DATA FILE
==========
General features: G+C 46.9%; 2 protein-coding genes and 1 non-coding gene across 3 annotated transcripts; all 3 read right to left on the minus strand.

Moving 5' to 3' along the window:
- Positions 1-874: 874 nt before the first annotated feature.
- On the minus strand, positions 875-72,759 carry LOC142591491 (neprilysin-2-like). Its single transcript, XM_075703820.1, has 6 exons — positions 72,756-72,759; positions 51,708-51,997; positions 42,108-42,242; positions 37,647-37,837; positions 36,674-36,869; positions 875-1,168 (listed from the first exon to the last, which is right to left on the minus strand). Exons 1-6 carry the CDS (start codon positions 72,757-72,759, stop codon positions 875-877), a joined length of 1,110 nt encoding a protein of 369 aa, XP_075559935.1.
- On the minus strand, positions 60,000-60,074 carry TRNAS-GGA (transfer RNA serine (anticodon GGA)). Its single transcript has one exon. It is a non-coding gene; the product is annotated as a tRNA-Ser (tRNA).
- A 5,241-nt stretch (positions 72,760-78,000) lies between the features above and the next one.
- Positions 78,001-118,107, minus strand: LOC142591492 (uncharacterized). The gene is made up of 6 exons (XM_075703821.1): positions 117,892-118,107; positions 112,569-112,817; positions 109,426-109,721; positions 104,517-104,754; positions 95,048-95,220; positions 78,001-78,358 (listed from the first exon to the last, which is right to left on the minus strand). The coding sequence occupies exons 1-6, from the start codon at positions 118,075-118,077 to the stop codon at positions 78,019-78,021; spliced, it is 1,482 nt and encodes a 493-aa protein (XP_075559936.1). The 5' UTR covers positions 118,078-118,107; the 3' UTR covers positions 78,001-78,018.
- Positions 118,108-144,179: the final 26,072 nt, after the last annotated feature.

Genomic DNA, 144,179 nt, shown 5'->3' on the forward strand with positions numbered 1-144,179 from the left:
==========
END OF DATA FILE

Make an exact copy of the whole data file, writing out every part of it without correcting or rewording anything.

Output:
General features: G+C 46.9%; 2 protein-coding genes and 1 non-coding gene across 3 annotated transcripts; all 3 read right to left on the minus strand.

Moving 5' to 3' along the window:
- Positions 1-874: 874 nt before the first annotated feature.
- On the minus strand, positions 875-72,759 carry LOC142591491 (neprilysin-2-like). Its single transcript, XM_075703820.1, has 6 exons — positions 72,756-72,759; positions 51,708-51,997; positions 42,108-42,242; positions 37,647-37,837; positions 36,674-36,869; positions 875-1,168 (listed from the first exon to the last, which is right to left on the minus strand). Exons 1-6 carry the CDS (start codon positions 72,757-72,759, stop codon positions 875-877), a joined length of 1,110 nt encoding a protein of 369 aa, XP_075559935.1.
- On the minus strand, positions 60,000-60,074 carry TRNAS-GGA (transfer RNA serine (anticodon GGA)). Its single transcript has one exon. It is a non-coding gene; the product is annotated as a tRNA-Ser (tRNA).
- A 5,241-nt stretch (positions 72,760-78,000) lies between the features above and the next one.
- Positions 78,001-118,107, minus strand: LOC142591492 (uncharacterized). The gene is made up of 6 exons (XM_075703821.1): positions 117,892-118,107; positions 112,569-112,817; positions 109,426-109,721; positions 104,517-104,754; positions 95,048-95,220; positions 78,001-78,358 (listed from the first exon to the last, which is right to left on the minus strand). The coding sequence occupies exons 1-6, from the start codon at positions 118,075-118,077 to the stop codon at positions 78,019-78,021; spliced, it is 1,482 nt and encodes a 493-aa protein (XP_075559936.1). The 5' UTR covers positions 118,078-118,107; the 3' UTR covers positions 78,001-78,018.
- Positions 118,108-144,179: the final 26,072 nt, after the last annotated feature.

Genomic DNA, 144,179 nt, shown 5'->3' on the forward strand with positions numbered 1-144,179 from the left: